Water is essential to all life, and some people think that most plants need a great deal of water to survive. However, nature adapts to many different kinds of environmental conditions, even in areas that see little natural moisture, such as in the desert regions of the American Southwest. Several different varieties of plants thrive in deserts, where there is little water or no water available to them, or in areas that have long dry seasons.
As you would expect, cactus are high on the list of plants that survive well when there is little water available. Not all cacti require the same amount of water, but they generally have low or very low water needs.
The saguaro, Carnegiea gigantean, grows to 20 feet high and produces showy, white flowers in late spring, yet it needs very little water for survival. It has a columnar shape with branchings of smaller arms and bears long spines. Another type, the golden barrel cactus, or Echinocactus grusonii, is globe-shaped with long spines. It turns golden-yellow in the spring and thrives with very low amounts of moisture, according to the Arizona Municipal Water Users Association.
Succulents are another category of plants that require little or no water other than what they can extract from their native environments. Many species of agave fit into this classification. They vary in form, size and colour and often clump in groups. They prefer a full or partial sun location and are evergreen in all seasons. Yucca comes in a variety of species, some of which require no water at all other than what they can absorb from their environment. They can range from 3 to 15 feet tall and need a full-sun location.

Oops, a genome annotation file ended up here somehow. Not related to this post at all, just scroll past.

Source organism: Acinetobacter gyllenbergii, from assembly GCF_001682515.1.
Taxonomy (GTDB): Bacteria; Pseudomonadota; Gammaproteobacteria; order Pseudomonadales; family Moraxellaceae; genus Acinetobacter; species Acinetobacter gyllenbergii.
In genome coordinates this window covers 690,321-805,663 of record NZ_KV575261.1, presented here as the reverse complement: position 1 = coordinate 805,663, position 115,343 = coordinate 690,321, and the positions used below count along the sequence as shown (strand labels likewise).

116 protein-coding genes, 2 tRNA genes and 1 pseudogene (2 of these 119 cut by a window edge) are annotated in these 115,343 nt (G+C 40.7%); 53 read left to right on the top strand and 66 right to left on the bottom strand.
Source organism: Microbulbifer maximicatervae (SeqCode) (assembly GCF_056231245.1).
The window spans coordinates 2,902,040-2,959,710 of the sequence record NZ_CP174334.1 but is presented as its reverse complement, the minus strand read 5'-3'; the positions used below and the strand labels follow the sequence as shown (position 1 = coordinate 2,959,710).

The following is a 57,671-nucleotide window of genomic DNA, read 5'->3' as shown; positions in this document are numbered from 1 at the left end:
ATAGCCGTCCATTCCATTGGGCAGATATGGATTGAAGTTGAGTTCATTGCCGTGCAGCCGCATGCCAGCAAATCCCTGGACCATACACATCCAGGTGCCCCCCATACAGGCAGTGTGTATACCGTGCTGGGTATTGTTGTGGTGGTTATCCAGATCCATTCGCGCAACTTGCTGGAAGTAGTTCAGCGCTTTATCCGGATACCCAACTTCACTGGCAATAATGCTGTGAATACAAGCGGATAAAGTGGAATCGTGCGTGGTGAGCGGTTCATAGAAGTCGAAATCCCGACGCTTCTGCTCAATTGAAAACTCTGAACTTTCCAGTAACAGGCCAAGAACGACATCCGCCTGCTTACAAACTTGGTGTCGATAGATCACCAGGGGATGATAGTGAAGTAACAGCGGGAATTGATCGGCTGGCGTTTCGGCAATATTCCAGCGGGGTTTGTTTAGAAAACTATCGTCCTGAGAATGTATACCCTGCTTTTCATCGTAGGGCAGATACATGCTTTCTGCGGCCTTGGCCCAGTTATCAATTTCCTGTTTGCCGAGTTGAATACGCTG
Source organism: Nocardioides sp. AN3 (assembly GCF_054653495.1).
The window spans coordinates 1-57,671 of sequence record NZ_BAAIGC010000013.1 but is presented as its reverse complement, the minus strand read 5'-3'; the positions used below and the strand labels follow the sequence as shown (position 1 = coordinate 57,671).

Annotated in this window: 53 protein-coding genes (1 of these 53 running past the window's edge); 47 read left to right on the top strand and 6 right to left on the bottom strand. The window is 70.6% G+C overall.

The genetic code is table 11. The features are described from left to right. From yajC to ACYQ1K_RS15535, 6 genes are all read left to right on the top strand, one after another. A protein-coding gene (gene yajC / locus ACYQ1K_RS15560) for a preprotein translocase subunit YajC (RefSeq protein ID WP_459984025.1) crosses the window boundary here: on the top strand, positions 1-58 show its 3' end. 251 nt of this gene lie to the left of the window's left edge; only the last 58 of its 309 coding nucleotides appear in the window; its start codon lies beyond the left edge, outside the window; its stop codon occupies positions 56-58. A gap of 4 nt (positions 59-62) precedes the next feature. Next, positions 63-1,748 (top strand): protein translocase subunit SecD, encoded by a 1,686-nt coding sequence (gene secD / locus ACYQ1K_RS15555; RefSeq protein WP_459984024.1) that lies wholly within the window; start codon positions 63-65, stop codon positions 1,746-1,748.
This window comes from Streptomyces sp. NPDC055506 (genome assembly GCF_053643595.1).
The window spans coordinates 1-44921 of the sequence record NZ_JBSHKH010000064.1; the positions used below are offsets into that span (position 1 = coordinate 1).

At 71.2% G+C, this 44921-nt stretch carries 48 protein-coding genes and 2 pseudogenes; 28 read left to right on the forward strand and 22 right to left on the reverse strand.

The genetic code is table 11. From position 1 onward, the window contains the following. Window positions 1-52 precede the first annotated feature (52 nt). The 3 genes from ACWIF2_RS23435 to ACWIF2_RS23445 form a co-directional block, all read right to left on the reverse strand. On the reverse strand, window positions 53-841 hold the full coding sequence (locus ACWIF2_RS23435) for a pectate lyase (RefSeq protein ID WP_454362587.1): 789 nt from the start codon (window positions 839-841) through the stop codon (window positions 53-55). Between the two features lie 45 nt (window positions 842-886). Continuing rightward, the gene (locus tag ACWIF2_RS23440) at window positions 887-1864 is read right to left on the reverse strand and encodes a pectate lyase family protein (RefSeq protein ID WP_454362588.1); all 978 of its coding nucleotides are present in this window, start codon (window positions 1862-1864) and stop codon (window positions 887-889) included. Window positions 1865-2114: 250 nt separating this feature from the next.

Epiphytes are in a class of plant that do not have a root system as other plants do and do not grow in soil Instead, these plants have a type of root system that is used only to attach itself to other plants. It survives on very little water, generally only what lies on the surface of the host plant. Some epiphytes can even extract moisture from fog. Bromeliads and orchids are types of epiphyte plants found in tropical and subtropical climates, according to Mongabay.
Gardeners can save on water and time by planting native plants for landscaping and in gardens. Native plants are those that grow in your area naturally and need little additional water and maintenance, as opposed to plants that need coddling and constant watering. This is especially important in places like the southwestern United States where water resources are scarce. Native plants have adapted to extreme weather conditions and need little or no additional watering.